Optimal Control and Cost-Effectiveness Analysis of HIV Model with Educational Campaigns and Therapy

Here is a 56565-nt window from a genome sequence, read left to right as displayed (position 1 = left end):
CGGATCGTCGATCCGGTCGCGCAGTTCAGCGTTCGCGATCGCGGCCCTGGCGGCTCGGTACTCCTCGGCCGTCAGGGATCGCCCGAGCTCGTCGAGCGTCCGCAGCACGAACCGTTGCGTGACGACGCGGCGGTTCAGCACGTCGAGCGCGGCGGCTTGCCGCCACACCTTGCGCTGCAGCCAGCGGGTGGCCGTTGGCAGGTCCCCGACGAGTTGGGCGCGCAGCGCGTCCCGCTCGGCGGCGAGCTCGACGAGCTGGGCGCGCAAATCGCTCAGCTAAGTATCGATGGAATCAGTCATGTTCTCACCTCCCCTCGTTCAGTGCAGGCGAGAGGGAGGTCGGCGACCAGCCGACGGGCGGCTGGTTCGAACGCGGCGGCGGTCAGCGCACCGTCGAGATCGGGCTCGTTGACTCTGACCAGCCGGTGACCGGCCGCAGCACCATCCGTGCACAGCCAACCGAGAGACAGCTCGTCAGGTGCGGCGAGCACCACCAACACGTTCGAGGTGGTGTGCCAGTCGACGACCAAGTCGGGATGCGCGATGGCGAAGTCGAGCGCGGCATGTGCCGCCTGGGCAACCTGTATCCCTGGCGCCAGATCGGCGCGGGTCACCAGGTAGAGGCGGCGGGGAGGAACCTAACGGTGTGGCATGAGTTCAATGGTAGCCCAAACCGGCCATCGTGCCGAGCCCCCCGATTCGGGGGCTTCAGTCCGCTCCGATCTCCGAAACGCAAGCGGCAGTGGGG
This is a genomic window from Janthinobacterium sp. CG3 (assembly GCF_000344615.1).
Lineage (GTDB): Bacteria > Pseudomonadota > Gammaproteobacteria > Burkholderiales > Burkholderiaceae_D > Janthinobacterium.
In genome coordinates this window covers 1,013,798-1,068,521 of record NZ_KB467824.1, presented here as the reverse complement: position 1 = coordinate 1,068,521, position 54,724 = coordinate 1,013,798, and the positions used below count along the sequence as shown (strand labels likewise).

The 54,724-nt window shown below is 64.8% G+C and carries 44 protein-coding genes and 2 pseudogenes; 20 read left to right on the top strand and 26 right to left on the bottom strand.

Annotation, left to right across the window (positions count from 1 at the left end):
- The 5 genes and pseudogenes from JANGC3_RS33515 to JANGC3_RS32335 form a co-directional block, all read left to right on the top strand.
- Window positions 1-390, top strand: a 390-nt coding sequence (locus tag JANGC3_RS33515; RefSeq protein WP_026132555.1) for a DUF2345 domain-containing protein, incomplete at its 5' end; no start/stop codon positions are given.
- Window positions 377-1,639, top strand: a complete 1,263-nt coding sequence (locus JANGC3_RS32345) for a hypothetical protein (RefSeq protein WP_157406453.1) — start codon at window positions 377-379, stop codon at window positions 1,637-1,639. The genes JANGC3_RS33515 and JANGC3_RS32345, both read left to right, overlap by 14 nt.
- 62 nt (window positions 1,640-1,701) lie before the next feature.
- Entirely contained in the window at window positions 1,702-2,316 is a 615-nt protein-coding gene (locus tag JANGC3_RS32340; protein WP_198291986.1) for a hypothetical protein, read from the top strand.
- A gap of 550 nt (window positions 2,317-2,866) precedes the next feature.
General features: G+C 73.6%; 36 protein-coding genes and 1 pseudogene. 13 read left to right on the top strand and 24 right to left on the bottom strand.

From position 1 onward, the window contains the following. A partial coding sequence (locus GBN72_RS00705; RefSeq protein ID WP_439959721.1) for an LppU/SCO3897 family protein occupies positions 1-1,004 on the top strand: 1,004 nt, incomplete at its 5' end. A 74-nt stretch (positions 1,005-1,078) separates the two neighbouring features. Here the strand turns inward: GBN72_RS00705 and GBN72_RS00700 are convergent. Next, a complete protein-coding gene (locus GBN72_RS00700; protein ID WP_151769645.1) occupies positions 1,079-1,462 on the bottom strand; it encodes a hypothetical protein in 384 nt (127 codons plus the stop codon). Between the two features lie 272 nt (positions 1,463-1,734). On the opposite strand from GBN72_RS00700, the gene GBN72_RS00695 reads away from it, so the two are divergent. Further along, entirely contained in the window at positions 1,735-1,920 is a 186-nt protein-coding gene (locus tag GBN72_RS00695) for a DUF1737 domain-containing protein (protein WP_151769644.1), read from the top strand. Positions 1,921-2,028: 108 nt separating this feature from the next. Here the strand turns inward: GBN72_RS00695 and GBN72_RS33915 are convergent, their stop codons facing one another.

In this paper, we present a deterministic model for the transmission dynamics of HIV, in which educational campaigns and therapy are both important for disease management. We propose and analyze an optimal control problem to investigate the effectiveness and cost-effectiveness of three control measures (educational campaigns, therapy on infected individuals in the asymptomatic stage, and therapy on infected individuals in the pre-AIDS class). We formulate the appropriate optimal control problem and investigate the necessary conditions for disease control in order to determine the role of asymptomatic infection, pre-AIDS, and full-blown AIDS in the spread of HIV. Pontryagin’s Maximum Principle was employed to derive the necessary conditions for the existence of optimal control. The fourth-order Runge-Kutta forward-backwards sweep numerical approximation method was used to solve the optimal control system. The Incremental Cost-Effectiveness Ratio (ICER) was calculated to investigate the cost-effectiveness of all possible combinations of the three control measures. Using cost-effectiveness analysis, we showed that control of therapy on pre-AIDS and a combination of control of educational campaigns and therapy on pre-AIDS provides the most cost-effective strategy to control the disease.